Looking back at 150 years of Confederation with Indigenous history Cause for Celebration? First Things First opens at the THEMUSEUM


Photos by Ju Hyun Kim
Photos by Ju Hyun Kim

In celebration of 150 years of Canada’s Confederation, THEMUSEUM opened an exhibit to shine light on the Indigenous and First Nations population in Canada.

Curated by Virginia Eichhorn and Andrea Jackman, A Cause for Celebration? First things First is an exhibit seeking to address the history of the First Nations in Canada, and create a public dialogue on truth and reconciliation. The exhibit opened March 4.

“The last 150 years of Canada’s history had a lot of darkness. Really deep, deep dark things happened, and we’re here to talk about that,” Eichhorn said. “What’s really important to this project too though was [to] acknowledge it, own it, take responsibility for it, and what do we want to do next?”


During the opening remarks, THEMUSEUM CEO David Marskell, MP Raj Saini, exhibitions co-ordinator Katelynn Dietrich, board member Linda Fabi, curators Eichhorn and Jackman, and program co-ordinator Kealin Lamb, and Woodland Cultural Centre director Amos Key spoke about the exhibit and the community.

“We weren’t here when it happened, but it still hurts because it’s part of our community history. And we need to learn from it, and we need to talk about the truth so that we can have exhibits like this, and teach ourselves about the three fantastic civilizations in this province,” said Key.

The opening remarks also included performances by Halifax Poet Laureate Rebecca Thomas and Kitchener singer-songwriter  Elsa Jayne on their Indigeonous culture, as well as the St Paul’s University College Aboriginal Student Association drumming group, who performed before and during the opening remarks, as well as inside the exhibit.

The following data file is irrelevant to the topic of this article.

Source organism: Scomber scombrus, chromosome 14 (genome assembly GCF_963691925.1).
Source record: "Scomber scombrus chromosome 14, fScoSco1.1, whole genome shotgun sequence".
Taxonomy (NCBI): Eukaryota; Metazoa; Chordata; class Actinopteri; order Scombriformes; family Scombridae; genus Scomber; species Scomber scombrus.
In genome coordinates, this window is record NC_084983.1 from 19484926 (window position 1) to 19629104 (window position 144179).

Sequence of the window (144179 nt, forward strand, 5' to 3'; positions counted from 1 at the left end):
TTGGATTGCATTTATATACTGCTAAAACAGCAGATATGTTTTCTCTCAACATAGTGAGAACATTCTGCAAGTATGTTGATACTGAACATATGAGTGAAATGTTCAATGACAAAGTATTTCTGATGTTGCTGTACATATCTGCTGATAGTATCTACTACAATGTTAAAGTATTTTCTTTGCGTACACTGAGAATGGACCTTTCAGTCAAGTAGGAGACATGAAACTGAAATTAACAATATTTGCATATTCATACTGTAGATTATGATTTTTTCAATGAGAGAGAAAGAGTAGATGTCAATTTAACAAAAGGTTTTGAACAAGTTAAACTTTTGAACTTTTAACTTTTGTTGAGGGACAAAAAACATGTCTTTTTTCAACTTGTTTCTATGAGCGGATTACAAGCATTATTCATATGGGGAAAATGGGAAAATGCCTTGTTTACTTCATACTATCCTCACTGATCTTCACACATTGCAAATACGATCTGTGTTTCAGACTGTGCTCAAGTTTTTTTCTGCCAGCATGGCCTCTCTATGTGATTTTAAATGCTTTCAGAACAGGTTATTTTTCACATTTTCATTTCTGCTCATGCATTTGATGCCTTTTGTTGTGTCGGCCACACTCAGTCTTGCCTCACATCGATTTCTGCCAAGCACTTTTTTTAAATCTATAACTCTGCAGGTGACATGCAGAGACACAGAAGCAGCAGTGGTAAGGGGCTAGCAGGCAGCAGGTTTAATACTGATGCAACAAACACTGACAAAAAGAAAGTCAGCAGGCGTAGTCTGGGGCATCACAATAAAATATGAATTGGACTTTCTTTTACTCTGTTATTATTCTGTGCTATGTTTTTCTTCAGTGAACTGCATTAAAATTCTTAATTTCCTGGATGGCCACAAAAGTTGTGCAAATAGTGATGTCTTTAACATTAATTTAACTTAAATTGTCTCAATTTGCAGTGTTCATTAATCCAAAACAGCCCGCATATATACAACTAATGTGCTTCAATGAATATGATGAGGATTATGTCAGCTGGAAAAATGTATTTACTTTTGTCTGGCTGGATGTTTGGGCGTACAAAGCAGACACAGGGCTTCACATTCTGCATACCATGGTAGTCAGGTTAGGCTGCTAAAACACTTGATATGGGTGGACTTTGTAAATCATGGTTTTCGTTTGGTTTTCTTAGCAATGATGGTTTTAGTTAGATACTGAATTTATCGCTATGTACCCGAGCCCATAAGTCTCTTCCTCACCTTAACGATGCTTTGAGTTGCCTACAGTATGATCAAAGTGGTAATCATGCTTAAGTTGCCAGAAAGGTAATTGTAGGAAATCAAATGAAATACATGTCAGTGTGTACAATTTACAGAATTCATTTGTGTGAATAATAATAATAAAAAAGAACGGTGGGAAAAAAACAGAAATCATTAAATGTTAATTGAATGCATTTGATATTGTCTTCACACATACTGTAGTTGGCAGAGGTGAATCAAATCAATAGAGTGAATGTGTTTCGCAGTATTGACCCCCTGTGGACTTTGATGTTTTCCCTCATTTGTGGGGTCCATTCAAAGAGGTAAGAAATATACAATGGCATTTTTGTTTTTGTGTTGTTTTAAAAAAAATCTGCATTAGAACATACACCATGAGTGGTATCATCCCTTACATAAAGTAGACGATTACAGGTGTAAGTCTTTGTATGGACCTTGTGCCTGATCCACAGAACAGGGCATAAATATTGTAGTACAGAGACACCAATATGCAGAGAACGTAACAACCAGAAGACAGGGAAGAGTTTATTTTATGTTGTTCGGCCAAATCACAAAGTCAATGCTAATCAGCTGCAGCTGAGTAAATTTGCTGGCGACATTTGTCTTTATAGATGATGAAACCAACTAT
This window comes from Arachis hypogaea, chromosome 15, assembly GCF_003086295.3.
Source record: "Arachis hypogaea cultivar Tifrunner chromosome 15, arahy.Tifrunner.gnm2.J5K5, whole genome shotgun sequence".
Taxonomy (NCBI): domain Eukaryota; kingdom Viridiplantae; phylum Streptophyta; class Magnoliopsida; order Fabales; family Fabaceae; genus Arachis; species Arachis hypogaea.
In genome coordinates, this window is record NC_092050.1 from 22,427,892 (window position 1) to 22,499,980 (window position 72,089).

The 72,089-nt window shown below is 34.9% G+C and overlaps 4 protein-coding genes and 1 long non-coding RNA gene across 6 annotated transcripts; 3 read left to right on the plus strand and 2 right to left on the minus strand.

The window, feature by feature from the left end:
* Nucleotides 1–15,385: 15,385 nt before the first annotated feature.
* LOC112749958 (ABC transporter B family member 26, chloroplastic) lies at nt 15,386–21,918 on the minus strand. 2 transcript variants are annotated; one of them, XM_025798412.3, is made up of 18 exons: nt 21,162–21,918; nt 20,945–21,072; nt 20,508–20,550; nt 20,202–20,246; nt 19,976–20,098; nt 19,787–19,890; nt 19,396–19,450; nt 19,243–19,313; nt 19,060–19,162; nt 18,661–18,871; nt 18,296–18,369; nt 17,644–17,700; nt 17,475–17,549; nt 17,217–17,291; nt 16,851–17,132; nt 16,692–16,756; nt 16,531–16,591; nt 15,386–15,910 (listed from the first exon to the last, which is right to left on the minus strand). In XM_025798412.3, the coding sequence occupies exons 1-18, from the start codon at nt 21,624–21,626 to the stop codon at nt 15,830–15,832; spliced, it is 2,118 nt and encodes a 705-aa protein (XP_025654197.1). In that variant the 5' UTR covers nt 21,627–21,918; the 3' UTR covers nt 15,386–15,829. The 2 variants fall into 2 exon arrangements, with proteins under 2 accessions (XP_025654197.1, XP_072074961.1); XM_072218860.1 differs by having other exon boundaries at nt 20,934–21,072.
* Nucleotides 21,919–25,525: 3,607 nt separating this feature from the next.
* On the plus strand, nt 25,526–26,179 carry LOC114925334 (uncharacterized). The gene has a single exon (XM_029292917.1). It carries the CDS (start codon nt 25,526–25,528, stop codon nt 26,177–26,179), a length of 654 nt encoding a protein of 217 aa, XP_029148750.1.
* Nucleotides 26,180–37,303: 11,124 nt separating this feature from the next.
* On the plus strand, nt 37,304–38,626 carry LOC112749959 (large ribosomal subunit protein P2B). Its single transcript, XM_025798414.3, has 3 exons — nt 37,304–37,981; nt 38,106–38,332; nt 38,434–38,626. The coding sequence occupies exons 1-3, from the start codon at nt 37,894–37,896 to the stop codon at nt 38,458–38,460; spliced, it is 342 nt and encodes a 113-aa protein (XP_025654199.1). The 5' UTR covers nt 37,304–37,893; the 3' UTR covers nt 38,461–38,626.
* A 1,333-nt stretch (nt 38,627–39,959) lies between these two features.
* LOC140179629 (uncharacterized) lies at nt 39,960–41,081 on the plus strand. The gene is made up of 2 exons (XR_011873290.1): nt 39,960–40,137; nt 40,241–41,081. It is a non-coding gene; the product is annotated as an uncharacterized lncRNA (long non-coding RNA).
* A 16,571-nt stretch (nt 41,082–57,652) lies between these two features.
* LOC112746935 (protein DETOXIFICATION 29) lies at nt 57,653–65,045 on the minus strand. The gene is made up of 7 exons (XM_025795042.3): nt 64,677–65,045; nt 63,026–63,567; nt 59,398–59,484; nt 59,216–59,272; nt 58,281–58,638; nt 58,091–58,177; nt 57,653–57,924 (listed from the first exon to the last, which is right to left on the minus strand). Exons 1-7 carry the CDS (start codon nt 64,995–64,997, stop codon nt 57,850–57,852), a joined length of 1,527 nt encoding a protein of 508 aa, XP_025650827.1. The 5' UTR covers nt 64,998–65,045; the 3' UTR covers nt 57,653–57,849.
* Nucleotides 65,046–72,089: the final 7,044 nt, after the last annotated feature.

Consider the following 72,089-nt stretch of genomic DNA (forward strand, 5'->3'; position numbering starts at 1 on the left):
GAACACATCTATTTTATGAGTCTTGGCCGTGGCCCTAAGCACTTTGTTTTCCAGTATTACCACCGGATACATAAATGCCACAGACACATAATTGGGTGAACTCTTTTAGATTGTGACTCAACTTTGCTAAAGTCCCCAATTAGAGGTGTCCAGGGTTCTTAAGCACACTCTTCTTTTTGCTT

The exhibit featured the works of Tim Mohan, Nyle Johnston, Anong Beam, Ann Beam, Daphne Odjig, and Eddy Cobiness. Each artist created works that called upon their teachings and understanding to create a dialogue on Indigenous history.

“As we created this exhibition, we have tried to work with a number of consultants, artists and curators who are more expert in this field,” Lamb said. “Although we are not experts, we believe it is important to shed light on our shared Canadian history by providing a stage for these artists to share their work.”

The centre of the exhibit featured the 23 prime ministers of Canada and their accomplishments for, and against, the Indigenous community.

_DSC9011“In addition to the four fabulous artists, we also had the opportunity to open this dialogue to look at our past 23 prime ministers,” Jackman said. “We took this as an opportunity to kind of broaden our horizons and open this uncomfortable discussion.”

Under each portrait of a prime minister is a document and a description of what they have done, or have not done, during their time in office.

The portraits and autographs of the Canadian prime ministers were loaned from the private collection of David Marskell.

THEMUSEUM will also be holding a dialogue series called First Things First: Indigenous Dialogues during the months of March and April.


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